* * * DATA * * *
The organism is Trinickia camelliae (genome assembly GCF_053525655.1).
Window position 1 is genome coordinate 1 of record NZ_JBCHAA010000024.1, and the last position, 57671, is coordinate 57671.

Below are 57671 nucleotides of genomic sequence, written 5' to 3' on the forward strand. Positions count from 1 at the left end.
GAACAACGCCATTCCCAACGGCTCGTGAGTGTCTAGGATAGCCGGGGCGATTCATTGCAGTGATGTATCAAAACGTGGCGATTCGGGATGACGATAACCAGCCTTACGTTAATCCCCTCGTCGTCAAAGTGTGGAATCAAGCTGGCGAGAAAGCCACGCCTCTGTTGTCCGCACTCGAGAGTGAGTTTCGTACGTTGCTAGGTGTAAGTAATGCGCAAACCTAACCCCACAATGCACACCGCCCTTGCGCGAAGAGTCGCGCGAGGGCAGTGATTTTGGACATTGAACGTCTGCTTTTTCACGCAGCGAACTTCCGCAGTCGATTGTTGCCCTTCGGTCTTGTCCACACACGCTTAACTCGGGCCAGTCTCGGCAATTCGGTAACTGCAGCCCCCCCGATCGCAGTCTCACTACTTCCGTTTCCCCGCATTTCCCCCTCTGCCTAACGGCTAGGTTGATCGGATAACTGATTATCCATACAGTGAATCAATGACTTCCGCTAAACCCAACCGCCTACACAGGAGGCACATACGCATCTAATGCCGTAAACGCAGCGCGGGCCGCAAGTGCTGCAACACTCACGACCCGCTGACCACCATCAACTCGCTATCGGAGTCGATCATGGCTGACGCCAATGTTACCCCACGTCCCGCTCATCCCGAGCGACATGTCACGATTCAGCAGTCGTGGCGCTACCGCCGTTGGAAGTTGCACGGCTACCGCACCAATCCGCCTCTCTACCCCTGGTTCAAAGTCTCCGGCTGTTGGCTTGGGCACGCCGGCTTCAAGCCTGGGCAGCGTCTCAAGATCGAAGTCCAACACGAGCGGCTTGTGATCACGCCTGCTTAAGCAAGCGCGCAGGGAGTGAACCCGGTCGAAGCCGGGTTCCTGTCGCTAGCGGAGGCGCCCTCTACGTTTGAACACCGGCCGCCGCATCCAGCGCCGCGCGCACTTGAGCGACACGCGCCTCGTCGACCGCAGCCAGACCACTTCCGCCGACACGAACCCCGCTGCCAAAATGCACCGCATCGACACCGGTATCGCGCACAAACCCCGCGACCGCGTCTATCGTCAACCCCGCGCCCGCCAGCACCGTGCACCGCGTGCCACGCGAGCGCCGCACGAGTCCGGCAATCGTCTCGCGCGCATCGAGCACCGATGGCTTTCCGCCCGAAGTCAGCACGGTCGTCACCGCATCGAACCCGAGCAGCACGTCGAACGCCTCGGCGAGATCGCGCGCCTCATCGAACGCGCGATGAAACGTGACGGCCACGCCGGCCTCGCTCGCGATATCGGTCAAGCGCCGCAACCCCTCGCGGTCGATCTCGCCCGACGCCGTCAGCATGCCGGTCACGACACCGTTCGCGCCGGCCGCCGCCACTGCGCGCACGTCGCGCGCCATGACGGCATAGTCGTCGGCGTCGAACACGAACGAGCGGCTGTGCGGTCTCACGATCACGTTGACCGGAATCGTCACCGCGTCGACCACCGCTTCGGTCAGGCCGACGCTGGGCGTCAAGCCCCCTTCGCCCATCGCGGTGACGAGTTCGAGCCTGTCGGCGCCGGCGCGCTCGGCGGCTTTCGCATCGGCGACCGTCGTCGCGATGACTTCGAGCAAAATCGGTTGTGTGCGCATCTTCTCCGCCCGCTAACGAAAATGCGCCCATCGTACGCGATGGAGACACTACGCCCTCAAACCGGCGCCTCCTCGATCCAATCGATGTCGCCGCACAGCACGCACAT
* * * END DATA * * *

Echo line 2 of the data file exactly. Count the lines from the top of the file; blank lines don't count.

Window position 1 is genome coordinate 1 of record NZ_JBCHAA010000024.1, and the last position, 57671, is coordinate 57671.